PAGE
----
Alternatives to debt settlement

While handling your debt through settlement can be beneficial, consider other routes, such as debt consolidation or working with a credit counseling agency. These alternatives offer varying levels of debt relief with less damage to your credit score.

A debt consolidation loan can move multiple outstanding debts into one account. These not only may provide relief from having to juggle various creditors and payments, but also can come with a lower interest rate than you’re currently paying. Paying according to the loan terms will be better for your credit than a settlement because you’ll pay your debts in full.

You can also sign up for guidance from a credit counselor. This person can evaluate your finances and debt to offer a feasible solution. Credit counselors may suggest a debt management plan, or DMP, which is similar to a debt settlement.

Dvorkin said that a DMP affects credit score less than a debt settlement, although it may not be powerful enough for someone deeply in debt. He added, “However, if your debts are manageable and your income is stable, a DMP might be a better way to go.”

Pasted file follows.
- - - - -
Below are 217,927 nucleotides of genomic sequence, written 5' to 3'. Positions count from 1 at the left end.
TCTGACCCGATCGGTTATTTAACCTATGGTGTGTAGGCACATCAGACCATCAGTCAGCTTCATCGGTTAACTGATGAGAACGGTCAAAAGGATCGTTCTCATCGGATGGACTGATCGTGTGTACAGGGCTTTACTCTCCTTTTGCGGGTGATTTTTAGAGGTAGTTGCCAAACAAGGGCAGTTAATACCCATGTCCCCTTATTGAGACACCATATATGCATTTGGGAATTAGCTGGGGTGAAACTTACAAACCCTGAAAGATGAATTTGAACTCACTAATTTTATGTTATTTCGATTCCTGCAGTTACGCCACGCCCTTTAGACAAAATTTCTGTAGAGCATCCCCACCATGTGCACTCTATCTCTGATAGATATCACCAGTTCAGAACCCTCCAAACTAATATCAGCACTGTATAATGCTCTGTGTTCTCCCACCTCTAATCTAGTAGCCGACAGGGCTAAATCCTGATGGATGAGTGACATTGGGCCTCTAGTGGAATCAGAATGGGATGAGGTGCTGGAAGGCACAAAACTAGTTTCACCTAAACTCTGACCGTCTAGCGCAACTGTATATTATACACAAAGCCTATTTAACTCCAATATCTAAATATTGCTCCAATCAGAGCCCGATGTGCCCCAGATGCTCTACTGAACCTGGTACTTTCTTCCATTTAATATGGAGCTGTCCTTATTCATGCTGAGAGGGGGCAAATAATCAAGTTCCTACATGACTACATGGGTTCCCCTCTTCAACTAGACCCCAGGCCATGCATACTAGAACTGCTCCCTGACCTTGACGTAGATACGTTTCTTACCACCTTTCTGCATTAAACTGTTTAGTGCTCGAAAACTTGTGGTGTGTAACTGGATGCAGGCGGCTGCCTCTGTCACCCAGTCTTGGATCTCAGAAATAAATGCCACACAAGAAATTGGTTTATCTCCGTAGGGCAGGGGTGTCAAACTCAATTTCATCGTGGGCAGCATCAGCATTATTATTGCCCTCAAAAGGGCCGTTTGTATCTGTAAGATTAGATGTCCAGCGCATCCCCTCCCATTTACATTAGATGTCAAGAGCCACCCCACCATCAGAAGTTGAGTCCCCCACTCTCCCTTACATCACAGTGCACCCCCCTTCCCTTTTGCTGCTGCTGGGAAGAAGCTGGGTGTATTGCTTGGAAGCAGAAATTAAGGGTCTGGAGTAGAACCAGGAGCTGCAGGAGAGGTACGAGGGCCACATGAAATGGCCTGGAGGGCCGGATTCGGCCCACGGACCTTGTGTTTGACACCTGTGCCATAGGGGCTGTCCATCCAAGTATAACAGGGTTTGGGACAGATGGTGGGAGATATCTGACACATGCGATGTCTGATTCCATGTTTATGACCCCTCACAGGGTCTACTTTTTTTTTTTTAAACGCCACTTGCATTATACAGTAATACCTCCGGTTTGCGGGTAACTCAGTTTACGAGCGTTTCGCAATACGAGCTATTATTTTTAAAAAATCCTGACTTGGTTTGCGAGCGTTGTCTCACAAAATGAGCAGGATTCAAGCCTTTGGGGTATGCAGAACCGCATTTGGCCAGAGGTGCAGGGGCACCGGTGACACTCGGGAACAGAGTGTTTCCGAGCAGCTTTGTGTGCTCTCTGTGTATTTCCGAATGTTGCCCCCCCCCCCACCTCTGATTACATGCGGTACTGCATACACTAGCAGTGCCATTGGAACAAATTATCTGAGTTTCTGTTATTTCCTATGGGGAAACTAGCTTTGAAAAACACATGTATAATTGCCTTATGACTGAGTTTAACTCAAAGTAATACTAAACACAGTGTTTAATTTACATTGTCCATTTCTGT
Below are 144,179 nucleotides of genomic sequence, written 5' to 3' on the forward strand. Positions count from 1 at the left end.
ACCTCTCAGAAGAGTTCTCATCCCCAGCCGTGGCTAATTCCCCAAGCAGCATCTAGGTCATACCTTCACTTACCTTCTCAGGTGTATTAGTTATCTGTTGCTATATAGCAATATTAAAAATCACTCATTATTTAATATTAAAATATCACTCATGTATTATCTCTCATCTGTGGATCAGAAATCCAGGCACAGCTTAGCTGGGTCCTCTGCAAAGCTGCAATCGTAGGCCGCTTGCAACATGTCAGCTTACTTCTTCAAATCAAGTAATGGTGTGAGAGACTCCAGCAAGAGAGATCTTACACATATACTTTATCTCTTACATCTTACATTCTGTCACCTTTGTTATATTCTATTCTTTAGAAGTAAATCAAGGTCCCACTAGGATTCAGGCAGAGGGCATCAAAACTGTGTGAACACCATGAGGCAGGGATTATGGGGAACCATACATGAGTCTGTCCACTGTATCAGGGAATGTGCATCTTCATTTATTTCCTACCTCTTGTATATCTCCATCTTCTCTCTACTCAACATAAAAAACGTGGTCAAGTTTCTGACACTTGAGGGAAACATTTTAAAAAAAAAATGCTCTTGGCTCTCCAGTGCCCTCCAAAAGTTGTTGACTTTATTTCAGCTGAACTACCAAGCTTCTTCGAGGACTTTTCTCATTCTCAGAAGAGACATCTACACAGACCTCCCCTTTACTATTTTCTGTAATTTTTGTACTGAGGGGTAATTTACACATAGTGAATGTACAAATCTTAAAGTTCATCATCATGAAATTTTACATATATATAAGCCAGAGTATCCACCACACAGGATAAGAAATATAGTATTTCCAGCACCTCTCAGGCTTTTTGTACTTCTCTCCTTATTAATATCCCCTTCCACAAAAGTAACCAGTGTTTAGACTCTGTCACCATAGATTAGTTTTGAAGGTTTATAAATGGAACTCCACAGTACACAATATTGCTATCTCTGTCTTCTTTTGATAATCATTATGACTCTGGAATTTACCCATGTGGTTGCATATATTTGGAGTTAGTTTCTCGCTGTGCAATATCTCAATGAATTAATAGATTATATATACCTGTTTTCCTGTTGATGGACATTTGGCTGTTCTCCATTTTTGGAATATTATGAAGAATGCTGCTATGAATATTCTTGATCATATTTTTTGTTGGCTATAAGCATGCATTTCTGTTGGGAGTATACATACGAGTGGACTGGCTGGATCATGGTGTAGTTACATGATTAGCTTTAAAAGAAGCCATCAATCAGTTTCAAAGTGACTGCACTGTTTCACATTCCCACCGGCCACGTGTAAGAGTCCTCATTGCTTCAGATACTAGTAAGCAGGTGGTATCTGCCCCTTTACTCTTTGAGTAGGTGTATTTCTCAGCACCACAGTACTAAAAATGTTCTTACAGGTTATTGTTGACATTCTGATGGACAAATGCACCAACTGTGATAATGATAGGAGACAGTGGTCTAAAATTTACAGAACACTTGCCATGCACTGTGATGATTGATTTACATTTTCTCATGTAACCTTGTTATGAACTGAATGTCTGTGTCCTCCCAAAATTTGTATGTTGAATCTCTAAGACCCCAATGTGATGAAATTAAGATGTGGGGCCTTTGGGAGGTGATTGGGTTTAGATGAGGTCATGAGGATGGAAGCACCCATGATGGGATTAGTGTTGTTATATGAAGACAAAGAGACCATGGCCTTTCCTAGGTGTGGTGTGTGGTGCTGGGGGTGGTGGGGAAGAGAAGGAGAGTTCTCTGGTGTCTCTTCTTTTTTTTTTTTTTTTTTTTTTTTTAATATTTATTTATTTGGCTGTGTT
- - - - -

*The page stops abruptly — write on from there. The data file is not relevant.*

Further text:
Bankruptcy is a more drastic solution than settlement, but it does offer, more or less, a fresh start. However, a bankruptcy remains on your credit report for up to 10 years, and it’s a more grueling process with strict qualifications, so it’s better kept as a last resort.

How to improve your credit score after debt settlement

If you’ve settled debt, you’ll want to improve your credit to move forward. Take the energy from getting out from under that burden and direct it toward establishing good new financial habits.

  • Change how you handle money from now on. It may be harder to borrow money because lenders will see your changed credit, but you can start small. This starts with keeping current on any new debts.
  • Make on-time payments on all accounts. This will go a long way toward rebuilding your credit after debt settlement. While you’ll still deal with the initial fallout from the settlement, over time, your FICO score will improve with regular payments (payment history makes up 35% of your score).
  • Follow good money management strategies. Cut spending and stick to a budget, pay bills on time, and save an emergency fund to avoid falling into debt again.